USBROKERS/RESEARCH-CITIGROUP The idea that financial firms whose collapse could create trigger broad economic problems should come up with their own living wills has been gaining traction lately.

After the confused attempt to bailout or save Lehman Brothers, Bear Stearns and AIG in 2008, some regulators have been suggesting that banks and important financial institutions plan for their own demise.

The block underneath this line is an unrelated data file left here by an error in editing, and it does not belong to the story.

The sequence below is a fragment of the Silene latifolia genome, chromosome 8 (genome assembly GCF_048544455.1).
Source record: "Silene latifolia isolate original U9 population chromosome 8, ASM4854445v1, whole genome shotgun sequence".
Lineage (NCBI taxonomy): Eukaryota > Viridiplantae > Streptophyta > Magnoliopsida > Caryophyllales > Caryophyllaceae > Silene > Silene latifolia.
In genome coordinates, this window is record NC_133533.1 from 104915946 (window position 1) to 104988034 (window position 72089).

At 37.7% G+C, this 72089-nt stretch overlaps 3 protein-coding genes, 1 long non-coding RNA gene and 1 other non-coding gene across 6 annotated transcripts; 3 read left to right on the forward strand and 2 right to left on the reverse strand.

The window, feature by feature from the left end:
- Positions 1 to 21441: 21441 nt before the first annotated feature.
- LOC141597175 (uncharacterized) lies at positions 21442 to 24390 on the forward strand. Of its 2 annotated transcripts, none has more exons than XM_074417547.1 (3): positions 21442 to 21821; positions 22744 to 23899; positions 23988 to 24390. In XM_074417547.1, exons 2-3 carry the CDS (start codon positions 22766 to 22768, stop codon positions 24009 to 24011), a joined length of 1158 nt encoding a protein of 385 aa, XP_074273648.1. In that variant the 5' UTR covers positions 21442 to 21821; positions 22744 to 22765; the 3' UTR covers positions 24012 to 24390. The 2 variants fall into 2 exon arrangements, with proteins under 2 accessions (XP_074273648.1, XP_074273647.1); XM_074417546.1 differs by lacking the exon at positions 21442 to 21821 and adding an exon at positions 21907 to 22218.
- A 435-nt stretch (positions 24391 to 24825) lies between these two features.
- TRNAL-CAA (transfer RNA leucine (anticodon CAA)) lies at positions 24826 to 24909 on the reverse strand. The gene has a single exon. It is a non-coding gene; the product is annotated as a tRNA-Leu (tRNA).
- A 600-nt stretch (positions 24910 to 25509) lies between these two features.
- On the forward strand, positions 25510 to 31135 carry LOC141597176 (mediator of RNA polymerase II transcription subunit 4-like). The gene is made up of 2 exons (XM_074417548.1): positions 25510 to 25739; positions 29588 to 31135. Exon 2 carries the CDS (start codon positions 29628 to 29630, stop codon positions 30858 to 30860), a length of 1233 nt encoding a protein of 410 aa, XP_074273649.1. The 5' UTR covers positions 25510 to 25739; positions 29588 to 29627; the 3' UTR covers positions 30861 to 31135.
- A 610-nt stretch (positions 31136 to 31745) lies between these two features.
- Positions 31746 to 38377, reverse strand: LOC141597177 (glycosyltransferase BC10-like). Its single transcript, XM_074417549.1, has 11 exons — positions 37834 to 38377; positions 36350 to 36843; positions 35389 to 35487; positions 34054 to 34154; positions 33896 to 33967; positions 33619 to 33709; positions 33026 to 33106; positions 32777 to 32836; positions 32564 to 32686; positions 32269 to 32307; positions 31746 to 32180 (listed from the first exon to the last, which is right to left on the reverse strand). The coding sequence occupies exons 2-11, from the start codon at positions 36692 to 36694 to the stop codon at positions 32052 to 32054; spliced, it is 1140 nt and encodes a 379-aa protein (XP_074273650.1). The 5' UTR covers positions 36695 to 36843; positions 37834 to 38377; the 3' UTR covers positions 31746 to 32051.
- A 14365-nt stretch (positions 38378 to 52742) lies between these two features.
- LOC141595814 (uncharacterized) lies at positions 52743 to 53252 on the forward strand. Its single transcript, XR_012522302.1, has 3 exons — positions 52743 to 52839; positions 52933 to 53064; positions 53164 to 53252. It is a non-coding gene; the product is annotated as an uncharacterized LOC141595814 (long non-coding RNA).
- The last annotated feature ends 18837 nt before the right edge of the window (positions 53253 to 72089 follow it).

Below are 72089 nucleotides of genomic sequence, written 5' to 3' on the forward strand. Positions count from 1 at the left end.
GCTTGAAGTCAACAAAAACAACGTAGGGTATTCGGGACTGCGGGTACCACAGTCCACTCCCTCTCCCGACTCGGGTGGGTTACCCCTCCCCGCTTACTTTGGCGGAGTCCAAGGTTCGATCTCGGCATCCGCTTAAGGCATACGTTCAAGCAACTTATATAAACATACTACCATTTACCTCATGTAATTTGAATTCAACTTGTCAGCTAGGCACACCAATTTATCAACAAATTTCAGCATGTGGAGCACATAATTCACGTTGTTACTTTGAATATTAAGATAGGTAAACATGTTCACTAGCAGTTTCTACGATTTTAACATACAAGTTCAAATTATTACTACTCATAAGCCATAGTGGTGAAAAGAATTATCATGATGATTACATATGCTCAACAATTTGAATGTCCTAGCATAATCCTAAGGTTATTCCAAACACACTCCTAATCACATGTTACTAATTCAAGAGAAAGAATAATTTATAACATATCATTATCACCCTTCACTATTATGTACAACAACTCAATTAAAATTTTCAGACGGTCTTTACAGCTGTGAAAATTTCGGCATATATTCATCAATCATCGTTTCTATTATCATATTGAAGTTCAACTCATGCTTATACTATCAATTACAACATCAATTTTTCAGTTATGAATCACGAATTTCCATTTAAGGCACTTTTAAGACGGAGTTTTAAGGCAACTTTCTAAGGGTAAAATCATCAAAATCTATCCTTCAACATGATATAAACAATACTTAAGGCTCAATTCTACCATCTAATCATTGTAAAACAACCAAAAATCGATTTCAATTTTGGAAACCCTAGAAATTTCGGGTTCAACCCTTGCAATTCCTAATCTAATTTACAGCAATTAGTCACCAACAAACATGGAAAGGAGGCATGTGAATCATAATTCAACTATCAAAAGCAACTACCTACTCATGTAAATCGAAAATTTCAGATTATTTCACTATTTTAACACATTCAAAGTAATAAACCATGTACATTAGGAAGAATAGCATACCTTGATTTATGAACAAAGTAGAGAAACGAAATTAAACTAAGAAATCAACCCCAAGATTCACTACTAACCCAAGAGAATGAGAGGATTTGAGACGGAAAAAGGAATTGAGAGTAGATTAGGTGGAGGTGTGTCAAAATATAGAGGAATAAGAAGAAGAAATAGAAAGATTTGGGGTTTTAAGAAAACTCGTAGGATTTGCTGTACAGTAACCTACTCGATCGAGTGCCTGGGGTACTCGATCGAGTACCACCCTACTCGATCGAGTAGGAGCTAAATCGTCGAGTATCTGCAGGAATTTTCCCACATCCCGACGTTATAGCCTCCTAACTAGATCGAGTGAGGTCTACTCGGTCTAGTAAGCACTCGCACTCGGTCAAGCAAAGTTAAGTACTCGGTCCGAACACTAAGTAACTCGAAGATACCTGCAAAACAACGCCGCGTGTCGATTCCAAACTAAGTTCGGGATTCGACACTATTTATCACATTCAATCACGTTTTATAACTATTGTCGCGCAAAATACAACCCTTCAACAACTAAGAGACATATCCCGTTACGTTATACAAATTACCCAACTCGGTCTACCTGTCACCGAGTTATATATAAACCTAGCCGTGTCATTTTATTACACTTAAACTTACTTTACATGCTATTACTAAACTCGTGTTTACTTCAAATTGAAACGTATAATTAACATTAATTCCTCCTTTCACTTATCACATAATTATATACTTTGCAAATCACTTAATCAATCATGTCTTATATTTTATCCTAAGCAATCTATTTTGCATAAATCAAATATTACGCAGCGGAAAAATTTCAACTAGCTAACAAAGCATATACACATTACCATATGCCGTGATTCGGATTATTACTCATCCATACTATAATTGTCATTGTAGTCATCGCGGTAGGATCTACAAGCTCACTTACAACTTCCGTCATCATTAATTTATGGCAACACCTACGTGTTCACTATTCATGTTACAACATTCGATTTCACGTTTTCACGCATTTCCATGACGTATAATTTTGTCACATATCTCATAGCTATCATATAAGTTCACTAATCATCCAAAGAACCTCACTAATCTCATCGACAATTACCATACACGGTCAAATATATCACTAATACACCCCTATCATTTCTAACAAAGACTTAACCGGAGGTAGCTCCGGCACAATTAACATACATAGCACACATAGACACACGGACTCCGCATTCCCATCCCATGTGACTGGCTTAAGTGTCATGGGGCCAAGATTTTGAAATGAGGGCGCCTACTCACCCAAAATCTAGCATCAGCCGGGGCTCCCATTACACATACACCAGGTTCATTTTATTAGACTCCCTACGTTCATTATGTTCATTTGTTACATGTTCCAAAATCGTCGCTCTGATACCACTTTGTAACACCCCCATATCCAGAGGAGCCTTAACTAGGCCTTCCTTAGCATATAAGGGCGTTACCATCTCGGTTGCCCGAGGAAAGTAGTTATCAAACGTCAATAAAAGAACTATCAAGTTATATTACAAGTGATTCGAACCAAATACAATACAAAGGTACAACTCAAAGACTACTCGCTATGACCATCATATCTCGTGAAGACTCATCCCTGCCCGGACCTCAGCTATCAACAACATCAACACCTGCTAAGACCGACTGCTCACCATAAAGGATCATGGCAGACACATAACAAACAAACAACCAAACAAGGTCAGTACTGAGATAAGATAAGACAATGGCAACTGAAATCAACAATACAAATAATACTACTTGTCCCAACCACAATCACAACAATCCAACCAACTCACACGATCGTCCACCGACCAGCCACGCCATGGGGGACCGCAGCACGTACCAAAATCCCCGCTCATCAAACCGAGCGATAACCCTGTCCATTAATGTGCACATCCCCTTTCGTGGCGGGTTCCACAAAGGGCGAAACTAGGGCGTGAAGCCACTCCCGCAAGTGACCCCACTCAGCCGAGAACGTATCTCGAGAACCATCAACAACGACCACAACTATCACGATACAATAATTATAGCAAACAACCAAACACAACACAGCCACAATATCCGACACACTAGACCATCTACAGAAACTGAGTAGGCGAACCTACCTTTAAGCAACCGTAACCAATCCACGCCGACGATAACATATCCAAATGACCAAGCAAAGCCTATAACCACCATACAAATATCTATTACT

A senior Canadian finance official said on Wednesday that the Group of Twenty (G20) are thinking about the idea as a way to avoid financial meltdowns.

 Even one of the top financial advisors unwinding Lehman Brothers’ has said a living will would have helped.

But is it the banks or the regulators that oversee them who should come up with these living wills? Should they come up with them together? Who would have better incentives to prevent systemic issues?